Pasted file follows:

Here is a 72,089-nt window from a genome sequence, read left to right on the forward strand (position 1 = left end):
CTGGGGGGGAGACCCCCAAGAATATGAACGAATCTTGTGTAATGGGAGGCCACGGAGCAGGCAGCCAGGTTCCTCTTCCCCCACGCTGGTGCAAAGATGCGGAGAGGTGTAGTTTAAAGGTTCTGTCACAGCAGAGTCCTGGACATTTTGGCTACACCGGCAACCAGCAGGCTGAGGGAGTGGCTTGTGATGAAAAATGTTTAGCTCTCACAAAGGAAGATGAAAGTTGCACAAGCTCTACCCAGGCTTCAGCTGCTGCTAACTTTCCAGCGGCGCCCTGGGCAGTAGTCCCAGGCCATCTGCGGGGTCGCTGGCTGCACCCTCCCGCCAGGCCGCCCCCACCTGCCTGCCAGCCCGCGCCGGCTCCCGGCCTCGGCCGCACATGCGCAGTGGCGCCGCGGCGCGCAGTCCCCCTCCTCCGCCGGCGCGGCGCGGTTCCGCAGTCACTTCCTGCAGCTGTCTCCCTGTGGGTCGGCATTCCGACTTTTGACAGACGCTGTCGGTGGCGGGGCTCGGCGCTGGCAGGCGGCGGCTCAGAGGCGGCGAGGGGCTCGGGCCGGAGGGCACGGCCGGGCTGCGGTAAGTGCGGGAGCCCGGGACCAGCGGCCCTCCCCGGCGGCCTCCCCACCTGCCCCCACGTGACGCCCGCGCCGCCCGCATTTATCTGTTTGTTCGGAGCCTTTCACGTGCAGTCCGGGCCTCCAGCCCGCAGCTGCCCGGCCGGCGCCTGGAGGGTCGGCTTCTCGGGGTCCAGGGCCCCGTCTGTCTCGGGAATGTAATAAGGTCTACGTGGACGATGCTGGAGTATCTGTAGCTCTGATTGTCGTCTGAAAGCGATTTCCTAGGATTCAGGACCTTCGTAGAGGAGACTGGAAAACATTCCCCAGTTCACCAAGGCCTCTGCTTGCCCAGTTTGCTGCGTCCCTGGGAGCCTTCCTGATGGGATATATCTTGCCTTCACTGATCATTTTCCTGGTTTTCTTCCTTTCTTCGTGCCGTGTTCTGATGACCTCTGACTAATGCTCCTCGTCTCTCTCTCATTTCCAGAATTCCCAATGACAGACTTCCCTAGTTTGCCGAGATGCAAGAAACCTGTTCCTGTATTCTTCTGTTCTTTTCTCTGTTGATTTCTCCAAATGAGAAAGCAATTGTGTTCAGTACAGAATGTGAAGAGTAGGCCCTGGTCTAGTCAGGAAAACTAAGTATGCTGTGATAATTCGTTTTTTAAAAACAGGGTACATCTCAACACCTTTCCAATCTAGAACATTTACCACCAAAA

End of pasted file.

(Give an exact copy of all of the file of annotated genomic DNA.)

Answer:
Here is a 72,089-nt window from a genome sequence, read left to right on the forward strand (position 1 = left end):
CTGGGGGGGAGACCCCCAAGAATATGAACGAATCTTGTGTAATGGGAGGCCACGGAGCAGGCAGCCAGGTTCCTCTTCCCCCACGCTGGTGCAAAGATGCGGAGAGGTGTAGTTTAAAGGTTCTGTCACAGCAGAGTCCTGGACATTTTGGCTACACCGGCAACCAGCAGGCTGAGGGAGTGGCTTGTGATGAAAAATGTTTAGCTCTCACAAAGGAAGATGAAAGTTGCACAAGCTCTACCCAGGCTTCAGCTGCTGCTAACTTTCCAGCGGCGCCCTGGGCAGTAGTCCCAGGCCATCTGCGGGGTCGCTGGCTGCACCCTCCCGCCAGGCCGCCCCCACCTGCCTGCCAGCCCGCGCCGGCTCCCGGCCTCGGCCGCACATGCGCAGTGGCGCCGCGGCGCGCAGTCCCCCTCCTCCGCCGGCGCGGCGCGGTTCCGCAGTCACTTCCTGCAGCTGTCTCCCTGTGGGTCGGCATTCCGACTTTTGACAGACGCTGTCGGTGGCGGGGCTCGGCGCTGGCAGGCGGCGGCTCAGAGGCGGCGAGGGGCTCGGGCCGGAGGGCACGGCCGGGCTGCGGTAAGTGCGGGAGCCCGGGACCAGCGGCCCTCCCCGGCGGCCTCCCCACCTGCCCCCACGTGACGCCCGCGCCGCCCGCATTTATCTGTTTGTTCGGAGCCTTTCACGTGCAGTCCGGGCCTCCAGCCCGCAGCTGCCCGGCCGGCGCCTGGAGGGTCGGCTTCTCGGGGTCCAGGGCCCCGTCTGTCTCGGGAATGTAATAAGGTCTACGTGGACGATGCTGGAGTATCTGTAGCTCTGATTGTCGTCTGAAAGCGATTTCCTAGGATTCAGGACCTTCGTAGAGGAGACTGGAAAACATTCCCCAGTTCACCAAGGCCTCTGCTTGCCCAGTTTGCTGCGTCCCTGGGAGCCTTCCTGATGGGATATATCTTGCCTTCACTGATCATTTTCCTGGTTTTCTTCCTTTCTTCGTGCCGTGTTCTGATGACCTCTGACTAATGCTCCTCGTCTCTCTCTCATTTCCAGAATTCCCAATGACAGACTTCCCTAGTTTGCCGAGATGCAAGAAACCTGTTCCTGTATTCTTCTGTTCTTTTCTCTGTTGATTTCTCCAAATGAGAAAGCAATTGTGTTCAGTACAGAATGTGAAGAGTAGGCCCTGGTCTAGTCAGGAAAACTAAGTATGCTGTGATAATTCGTTTTTTAAAAACAGGGTACATCTCAACACCTTTCCAATCTAGAACATTTACCACCAAAA